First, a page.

Without a male relative, Naomi and Ruth also had limited legal ability to manage their own affairs. Naomi moved back to her late husband’s estate in Bethlehem, but she could do little to work the land and had no right to sell it.1 She needed a husband or a son in order to gain access to that potential wealth.
Modern readers often don’t see the heart of the struggle that Naomi and Ruth had. They weren’t merely bereft of loved ones. The ancient listener would see a much bigger, all-too-familiar problem in their story—the lopsided lack of power and independence for women in the Near East world at that time.
Considered all together, we can see that when Ruth arrived in Bethlehem, she was the epitome of an outsider—wrong heritage, wrong religion, wrong gender, wrong marital status. The only thing she could offer Naomi beyond mere companionship was her ability to glean—the ancient equivalent of gathering social welfare.
Travel in remote, sparsely populated regions of the world has never been without its dangers. On my own trip across the desert with my mother, we were taken advantage of by predatory mechanics who managed to squeeze a thousand dollars out of us. I remember my mother calling a family friend in tears from a tiny mechanic’s office, asking for a wire transfer loan while this crew of mechanics stood around leering at her.
The world that Ruth and Naomi faced had far worse dangers. There was very little government, and the only law enforcement was handled by regular townspeople. Travelers on the road between cities were always in danger, and cities themselves could be terrifying places (Judges 20:22, 25). Two lone women, traipsing through the desert for several days and then wandering into Bethlehem uninvited could only pray that they wouldn’t fall into the hands of people who would take advantage of their situation.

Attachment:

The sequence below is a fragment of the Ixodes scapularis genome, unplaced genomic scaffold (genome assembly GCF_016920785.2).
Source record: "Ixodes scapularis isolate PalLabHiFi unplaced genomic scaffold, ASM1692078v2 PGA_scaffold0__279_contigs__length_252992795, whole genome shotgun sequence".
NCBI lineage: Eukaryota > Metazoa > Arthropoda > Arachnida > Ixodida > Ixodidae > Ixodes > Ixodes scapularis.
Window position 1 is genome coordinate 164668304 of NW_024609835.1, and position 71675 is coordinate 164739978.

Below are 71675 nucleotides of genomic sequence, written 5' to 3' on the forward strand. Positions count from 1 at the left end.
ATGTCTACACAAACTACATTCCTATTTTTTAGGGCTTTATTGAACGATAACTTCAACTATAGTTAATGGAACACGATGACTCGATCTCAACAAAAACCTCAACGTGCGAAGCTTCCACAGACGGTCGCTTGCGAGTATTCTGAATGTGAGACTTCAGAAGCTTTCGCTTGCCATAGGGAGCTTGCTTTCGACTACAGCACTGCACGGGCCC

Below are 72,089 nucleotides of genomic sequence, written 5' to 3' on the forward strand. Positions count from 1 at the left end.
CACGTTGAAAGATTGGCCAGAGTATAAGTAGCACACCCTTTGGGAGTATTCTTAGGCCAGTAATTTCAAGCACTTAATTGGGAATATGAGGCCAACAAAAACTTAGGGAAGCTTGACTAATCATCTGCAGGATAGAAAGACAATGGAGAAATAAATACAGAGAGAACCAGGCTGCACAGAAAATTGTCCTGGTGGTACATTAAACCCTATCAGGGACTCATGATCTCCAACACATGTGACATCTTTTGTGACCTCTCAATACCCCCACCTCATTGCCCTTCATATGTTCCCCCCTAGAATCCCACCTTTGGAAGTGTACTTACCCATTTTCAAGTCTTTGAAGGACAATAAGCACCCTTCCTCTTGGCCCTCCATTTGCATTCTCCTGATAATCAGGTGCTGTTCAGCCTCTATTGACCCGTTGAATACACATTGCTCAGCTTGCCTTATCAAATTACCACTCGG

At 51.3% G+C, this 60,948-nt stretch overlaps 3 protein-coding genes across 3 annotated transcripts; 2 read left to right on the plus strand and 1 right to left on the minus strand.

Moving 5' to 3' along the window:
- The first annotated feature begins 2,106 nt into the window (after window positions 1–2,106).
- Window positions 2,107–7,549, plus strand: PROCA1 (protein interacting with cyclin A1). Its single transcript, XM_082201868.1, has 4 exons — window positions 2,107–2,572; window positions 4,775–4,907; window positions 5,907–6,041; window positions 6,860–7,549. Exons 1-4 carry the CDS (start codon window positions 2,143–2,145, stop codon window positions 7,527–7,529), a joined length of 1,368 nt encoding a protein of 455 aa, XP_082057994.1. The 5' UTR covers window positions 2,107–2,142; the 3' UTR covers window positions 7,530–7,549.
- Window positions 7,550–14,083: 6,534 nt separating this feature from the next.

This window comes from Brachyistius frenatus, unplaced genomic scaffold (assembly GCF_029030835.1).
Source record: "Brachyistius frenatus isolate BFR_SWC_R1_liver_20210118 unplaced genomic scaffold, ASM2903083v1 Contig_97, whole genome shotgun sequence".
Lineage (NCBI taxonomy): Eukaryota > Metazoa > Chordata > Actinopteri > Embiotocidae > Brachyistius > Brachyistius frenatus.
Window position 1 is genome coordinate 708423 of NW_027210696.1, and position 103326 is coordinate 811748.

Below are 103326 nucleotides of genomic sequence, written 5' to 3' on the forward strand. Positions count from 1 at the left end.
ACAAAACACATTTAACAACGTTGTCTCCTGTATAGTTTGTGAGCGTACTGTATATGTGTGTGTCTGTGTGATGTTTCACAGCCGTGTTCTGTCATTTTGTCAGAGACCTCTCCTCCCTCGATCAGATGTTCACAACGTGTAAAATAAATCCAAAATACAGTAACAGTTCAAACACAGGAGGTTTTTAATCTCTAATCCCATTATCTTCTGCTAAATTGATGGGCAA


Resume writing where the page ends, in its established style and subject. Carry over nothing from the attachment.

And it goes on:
What’s more, Ruth’s status as an enemy foreigner made her more vulnerable still. Boaz has to tell his hired hands “not to touch” her (Ruth 2:9). Then he warns Ruth not to glean in another farm because, even in the idyllic fields of Bethlehem, she might be assaulted. Beyond the inherent danger of assault, she also faced an additional unfair risk: for young, single women, even a hint of impropriety with a man could lead to ostracism or worse.
Teaching about Ruth too often overlooks one of her most striking character traits: Ruth was a mold breaker. Ruth’s society was full of boxes, especially for young women, and she broke pretty much every box that can be broken without engaging in immorality. That’s an accomplishment!
Ruth lived in a culture where you were expected to stick with your particular ethnic group, and you’re born into worship of your people’s gods. Ruth abandons both of those to follow Naomi. Ruth lived in a culture where younger people were expected to obey older people, but Ruth refused to obey Naomi when she bid her to go back home. Later, she boldly told Boaz, an older man, what to do (Ruth 3:9)!
Ruth lived in a culture where young women were supposed to commit their lives to men. But Ruth committed her life to an elderly woman who had no access to resources and power. She chose caring for her mother-in-law over potential opportunities for romance, status, security, and children in her homeland.2